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HMRC backs down over tax relief on mining royalties

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24th Feb 2010
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HMRC was forced to back down on the issue of tax relief for mining royalties recently after an appeal by a South West accountancy firm.

Somerset based accountants Albert Goodman had appealed against HMRC’s decision to deny capital gains taper relief to landowners who earn royalties for allowing mining companies to extract gravel, limestone, slate, clay and other resources from their private property. The case was due to be heard by the first tier tax tribunal in Bristol on Friday 26 February, but HMRC took the decision to settle without prejudice out of court.

This unusual David-versus-Goliath victory could affect the cases of other landowners with open enquiries into claims regarding royalties earned before CGT taper relief was abolished in 2008.

“When they came up against Goliath a lot of people simply gave in and paid their tax – despite the fact that it may not have been due. Now a lot of people are trying to make refund claims for past years,” Dominic Crilly, tax partner at Albert Goodman told AccountingWEB this week.

“HMRC is currently resisting such claims on the basis that, as far as HMRC is concerned, although its view that the relief was not available may have been wrong, it was common practice at the time for people not to claim it and you can’t make a refund claim if your actions were in accordance with common practice – even if it turns out to be wrong”.

The question for many who might wish to appeal is whether it was paid under common practice or not. One AccountingWEB discussion thread on the topic suggests that it may not have been.

“This development is important for any landowner with an open enquiry into claims regarding mining royalties earned before tax relief was abolished in 2008. We would urge such landowners to strongly defend their claims,” added Crilly.

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By michaelblake
01st Mar 2010 15:34

Common Practice not to Claim

I think HMRC are being disingenuous here. My belief is that there had been very little consideration given to how taper relief might apply to a lump sum received from the disposal of minerals (and taxed as a capital gain under the "treasury Arrangement")- and the half of a mineral royalty that is taxed as a gain, until it was raised by me in correspondence with G Davenport a CGT specialist at Capital and Valuation Division Saphire House in September 2001. Tt was in that correspondence that Davenport told me that the IR view was that taper relief could not apply to the half of the mineral royalty taxed as a gain for the reasons I explained in the Accounting Web thread in 2003 and which are now stated at TSBM3196.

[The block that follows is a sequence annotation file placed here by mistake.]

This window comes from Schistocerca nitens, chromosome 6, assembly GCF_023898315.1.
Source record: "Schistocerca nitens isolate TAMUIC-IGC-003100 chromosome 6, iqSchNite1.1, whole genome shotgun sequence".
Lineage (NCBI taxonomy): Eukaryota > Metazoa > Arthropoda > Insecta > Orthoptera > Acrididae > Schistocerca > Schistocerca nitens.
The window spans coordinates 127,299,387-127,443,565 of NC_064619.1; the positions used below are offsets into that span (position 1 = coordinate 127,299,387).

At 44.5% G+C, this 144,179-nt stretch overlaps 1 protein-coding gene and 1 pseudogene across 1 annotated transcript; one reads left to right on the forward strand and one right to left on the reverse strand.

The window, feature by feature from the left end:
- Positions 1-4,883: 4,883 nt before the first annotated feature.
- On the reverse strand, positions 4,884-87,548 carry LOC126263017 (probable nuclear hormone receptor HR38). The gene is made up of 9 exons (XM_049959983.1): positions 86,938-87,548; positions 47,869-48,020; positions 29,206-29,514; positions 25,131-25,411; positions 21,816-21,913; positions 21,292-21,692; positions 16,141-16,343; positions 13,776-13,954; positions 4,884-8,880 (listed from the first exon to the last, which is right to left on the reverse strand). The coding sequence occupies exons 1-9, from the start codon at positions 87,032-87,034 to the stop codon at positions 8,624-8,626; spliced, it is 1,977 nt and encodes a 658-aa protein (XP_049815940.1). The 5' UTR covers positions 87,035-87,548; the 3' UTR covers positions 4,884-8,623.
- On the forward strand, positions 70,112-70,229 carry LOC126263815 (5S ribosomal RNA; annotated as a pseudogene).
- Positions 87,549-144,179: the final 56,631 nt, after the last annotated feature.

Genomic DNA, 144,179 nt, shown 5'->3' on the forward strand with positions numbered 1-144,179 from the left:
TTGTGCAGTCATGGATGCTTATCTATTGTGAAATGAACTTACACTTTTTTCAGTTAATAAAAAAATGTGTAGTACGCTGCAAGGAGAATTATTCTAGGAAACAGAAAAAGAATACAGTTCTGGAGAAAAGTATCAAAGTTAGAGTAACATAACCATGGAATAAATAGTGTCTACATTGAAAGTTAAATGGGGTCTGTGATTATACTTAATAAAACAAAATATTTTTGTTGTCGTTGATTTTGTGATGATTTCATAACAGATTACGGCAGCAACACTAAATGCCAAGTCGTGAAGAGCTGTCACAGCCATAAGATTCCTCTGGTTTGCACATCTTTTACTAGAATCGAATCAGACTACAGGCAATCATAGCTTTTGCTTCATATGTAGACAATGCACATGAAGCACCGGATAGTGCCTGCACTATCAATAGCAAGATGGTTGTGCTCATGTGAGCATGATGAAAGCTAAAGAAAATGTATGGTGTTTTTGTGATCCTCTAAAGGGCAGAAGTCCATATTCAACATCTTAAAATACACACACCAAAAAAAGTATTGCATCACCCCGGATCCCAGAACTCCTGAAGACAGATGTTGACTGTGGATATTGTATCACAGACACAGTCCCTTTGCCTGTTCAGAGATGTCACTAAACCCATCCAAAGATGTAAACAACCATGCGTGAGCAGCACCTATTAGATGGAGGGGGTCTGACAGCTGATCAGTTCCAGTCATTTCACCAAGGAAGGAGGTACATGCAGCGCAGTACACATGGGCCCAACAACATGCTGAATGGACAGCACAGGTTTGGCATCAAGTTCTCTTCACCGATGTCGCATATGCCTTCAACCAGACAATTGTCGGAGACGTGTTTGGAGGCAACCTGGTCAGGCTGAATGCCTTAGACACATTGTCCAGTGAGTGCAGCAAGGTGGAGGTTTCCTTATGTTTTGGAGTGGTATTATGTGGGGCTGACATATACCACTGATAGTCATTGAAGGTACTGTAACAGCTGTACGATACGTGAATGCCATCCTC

As far as I recall there was nothing on this point in the HMRC guidance in 2001 and the assumption among most CGT specialists I spoke to in 2001 was that taper relief should be due and they were surprised the IR took an opposing view. Certainly that is the view that Julie Bultler took in either a book or an article that she had written at about that time because I remember writing to her to advise her of the contrary view taken by Davenport.

I told other tax advisors specialising in farms and landed estates, including Adrian Baird at the CLA , of Davenport's view and thereafter the IR view was given wider publicity and prominence in articles, books and talks given by those specialists and others. I imagine that if someone was aware of the IR view then like me they may thereafter have said to clients:

 !. This is the IR view of the matter confirmed in writing by a CGT specialist,

2. Personaly I believe the IR view to be flawed, but if you want to make a return challenging the IR view you can expect the IR to open an enquiry into your return,

3. The enquiry into your SA Return may not be limited to that one matter.

4. You may have to take the IR to the High Court to challenge their view.

5. Do the amounts of tax involved merit this course of action.

The answer of course was always no. Whether a decision taken on that basis could be said to be " in accordance with comon practice" is I would have thought arguable. 

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By carnmores
01st Mar 2010 18:16

well done that man

it just goes to show

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